How to Avoid Hot Spots when using Infra Red Cameras

As more and more retail shops are selling budget security cameras, the level of expert knowledge provided to the end user is less and less resulting in an increase of next to useless coverage.

A lot of low cost security cameras have inbuilt IR lighting located in a ring around the lens, which sounds like a brilliant idea as these cameras can see in the dark. In fact some have a specification of 0 lux. While it is true that they can work in total darkness (0 lux) what is not stated is at what distance. In the image shown here, you are able to see clearly that it is a garden path but notice the extreme variation of the light. At around 3-4 metres the light is so intense that the bush to the left of the path is washed out. The same would occur to a person standing on the path. With in 2 metres of that, we have almost no light, causing the camera to not give a nice even contrast across the scene.
As a result of this, I do not recommend using cameras with built in IR as they result in a bright light in the centre of the image and not much to the edges, resulting in an over exposed area of the image at the centre, making the person impossible to identify.

This is not limited to infra red lighting as similar results occur under normal white light as can be seen in this illustration of poor lighting in a shopping mall.

Infra red illumination is an excellent tool to the surveillance industry as it does allow a camera to see in complete darkness as if it were day time. I have been in rooms where I was not game to walk for fear of tripping in the darkness and yet the camera could see clearly. This is using a reasonable grade of camera and IR light source. In my experience, typically budget security cameras only have IR coverage for a few metres and as can be seen in this image, give a very grainy result outside of the IR hot spot. Better results can be achieved using a reflected or indirect IR light source as I will explain below.

First a couple of clarifications about IR lighting.

    • For IR to be of any use to a camera, you require the camera to operate in B&W mode.
    • Many of the cheaper cameras claim to do this but are actually always in colour mode. They just turn off the part of the video signal that makes the colour, called the colour burst. A proper day/night camera has something called an IR sweep or cut filter, which during the day cuts out all infra red light from hitting the CCD or CMOS image sensor.
    • [easyazon-image-link asin=”0750678003″ alt=”CCTV, Second Edition: Networking and Digital Technology” src=”” align=”right” width=”100″ height=”134″]Why would we want to do that? Because IR light mixed with colour light causes two problems. The first is hot objects appear grey as they are emitting infra red energy. So a black road in summer looks grey. The other is because white or visible light has a different wavelength to IR, they need to be focused differently on the image sensor, causing the scene not to be sharp. This is documented in one of my favourite books on video surveillance, simply titled ‘CCTV’ by Vlado Damjanovski.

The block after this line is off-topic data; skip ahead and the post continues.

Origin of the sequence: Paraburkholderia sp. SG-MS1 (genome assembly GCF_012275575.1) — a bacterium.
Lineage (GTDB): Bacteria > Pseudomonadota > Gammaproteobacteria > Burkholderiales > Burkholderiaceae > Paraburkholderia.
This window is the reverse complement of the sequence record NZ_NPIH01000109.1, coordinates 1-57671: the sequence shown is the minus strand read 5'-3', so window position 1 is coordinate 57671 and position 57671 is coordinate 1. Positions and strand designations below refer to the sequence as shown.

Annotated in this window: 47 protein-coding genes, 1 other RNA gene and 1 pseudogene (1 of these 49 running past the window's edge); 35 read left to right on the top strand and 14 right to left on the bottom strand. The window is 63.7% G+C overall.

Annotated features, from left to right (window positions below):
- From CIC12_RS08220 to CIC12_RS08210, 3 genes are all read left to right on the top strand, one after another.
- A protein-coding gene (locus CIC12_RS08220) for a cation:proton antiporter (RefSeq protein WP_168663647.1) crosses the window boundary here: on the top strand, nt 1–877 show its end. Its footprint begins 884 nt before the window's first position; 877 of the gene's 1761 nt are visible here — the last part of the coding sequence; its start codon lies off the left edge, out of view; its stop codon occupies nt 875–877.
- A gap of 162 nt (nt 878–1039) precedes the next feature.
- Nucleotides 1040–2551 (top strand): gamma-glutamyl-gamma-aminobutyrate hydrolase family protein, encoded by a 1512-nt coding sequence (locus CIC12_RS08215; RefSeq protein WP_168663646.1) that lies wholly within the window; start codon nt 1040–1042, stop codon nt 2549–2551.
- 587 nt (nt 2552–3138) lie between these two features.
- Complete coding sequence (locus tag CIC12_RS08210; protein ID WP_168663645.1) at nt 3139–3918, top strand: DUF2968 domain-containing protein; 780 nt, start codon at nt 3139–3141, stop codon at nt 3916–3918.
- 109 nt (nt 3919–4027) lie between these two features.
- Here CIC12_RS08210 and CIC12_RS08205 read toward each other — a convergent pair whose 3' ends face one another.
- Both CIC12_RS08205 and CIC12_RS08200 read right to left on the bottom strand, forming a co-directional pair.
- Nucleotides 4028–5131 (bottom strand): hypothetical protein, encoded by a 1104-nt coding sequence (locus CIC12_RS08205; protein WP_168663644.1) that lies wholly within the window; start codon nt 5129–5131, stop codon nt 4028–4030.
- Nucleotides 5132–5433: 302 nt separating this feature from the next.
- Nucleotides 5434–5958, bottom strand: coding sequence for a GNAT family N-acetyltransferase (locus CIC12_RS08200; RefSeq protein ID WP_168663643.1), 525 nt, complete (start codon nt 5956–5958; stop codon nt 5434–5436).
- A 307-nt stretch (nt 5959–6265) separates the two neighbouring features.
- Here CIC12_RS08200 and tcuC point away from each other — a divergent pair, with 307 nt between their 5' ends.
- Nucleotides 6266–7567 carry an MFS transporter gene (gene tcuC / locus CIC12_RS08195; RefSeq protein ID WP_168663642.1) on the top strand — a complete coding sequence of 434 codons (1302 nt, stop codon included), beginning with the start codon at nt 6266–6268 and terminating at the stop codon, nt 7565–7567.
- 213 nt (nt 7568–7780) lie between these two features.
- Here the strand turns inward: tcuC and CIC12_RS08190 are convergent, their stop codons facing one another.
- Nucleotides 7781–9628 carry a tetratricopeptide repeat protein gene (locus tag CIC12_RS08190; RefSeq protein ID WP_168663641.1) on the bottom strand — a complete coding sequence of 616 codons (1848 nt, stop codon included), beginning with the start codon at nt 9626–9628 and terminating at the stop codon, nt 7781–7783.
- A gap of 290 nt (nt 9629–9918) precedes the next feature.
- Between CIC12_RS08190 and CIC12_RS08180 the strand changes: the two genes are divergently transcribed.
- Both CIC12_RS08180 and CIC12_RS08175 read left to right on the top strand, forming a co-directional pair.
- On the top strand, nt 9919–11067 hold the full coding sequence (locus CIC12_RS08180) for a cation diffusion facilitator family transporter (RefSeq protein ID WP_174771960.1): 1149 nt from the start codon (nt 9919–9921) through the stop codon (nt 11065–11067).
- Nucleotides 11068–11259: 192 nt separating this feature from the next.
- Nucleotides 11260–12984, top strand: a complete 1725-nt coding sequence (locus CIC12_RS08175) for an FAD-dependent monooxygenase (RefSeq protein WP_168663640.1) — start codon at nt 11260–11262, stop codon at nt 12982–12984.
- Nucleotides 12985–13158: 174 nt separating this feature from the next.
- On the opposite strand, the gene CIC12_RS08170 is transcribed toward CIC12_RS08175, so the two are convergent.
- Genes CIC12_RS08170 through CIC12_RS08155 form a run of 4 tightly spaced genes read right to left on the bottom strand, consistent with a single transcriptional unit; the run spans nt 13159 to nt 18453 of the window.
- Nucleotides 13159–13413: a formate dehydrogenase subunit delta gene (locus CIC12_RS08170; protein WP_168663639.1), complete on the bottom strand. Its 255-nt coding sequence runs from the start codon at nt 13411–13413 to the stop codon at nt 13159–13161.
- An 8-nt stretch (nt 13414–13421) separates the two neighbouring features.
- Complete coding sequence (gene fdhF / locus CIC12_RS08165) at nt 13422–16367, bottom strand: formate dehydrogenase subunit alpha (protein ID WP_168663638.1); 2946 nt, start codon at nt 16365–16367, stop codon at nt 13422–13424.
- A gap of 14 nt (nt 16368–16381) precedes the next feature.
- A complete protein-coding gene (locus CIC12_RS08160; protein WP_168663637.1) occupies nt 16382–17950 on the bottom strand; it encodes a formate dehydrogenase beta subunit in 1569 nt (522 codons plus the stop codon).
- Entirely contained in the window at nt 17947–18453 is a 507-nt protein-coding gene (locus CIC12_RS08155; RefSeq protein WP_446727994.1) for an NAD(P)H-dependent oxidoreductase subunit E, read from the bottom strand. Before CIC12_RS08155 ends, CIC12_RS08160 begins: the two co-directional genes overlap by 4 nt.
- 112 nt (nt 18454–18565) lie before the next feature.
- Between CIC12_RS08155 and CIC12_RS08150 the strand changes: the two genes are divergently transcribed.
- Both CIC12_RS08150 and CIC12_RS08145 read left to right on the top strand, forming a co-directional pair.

• IR Light is not visible to the human eye when cast on a surface. However some illuminators do emit a dull red glow when you look directly at them. These are working in the 840-880nm wavelength (Defined by the LED model you use), which is on the upper edge of what the human eye can see. If you use IR LED’s in higher wavelengths around 940nm, no visible light is seen but not all cameras are as sensitive to this range.

Moving on to how to use IR lighting without causing hot spots in the scene.

The best solution is don’t use a budget IR illuminator but I realise that many of my readers are in the price conscious end of the market. However for interest sakes, a good quality illuminator similar to those I have used in prisons can be found from manufacturers like Raytec and Microlight, who also have some great advice on their sites. Some low cost products such as the IR130 or IR110 will give reasonable results when following my tips below.

The best way to avoid a hot spot from a budget IR illuminator is don’t point it directly at what you want to see. Higher end illuminators disperse the light more evenly and over a wider area so can be pointed directly at the scene without causing a hot spot. Instead use reflected light from an adjacent surface such as a wall or ceiling. By using an IR light separate to the camera and shining it at 45 degrees toward the ceiling or off an adjacent wall reflects the light much more evenly over the camera scene but it does reduce the distance of coverage.

I have used this technique extensively in small rooms and prison cells but equally as good results can be obtained externally or in hall ways where there is a surface adjacent to the camera. Basically any surface other than where the camera is looking will work. Shining a touch will give a good indication of the angle to work from, bearing in mind that the camera does not need much IR light to perform reasonably well.

Note that the infra red light does not need to be right next to the camera either. If the camera is looking at object 10 metres away, install the illuminator closer to the area so a larger amount of light is cast where it is needed. Light brightness has the inverse square law applied to it as detailed in the above mentioned CCTV book. In simple terms, if the illuminator is 10 metres away from the object being protected by the camera, it will give ¼ as much light as it would if installed 5 metres away.

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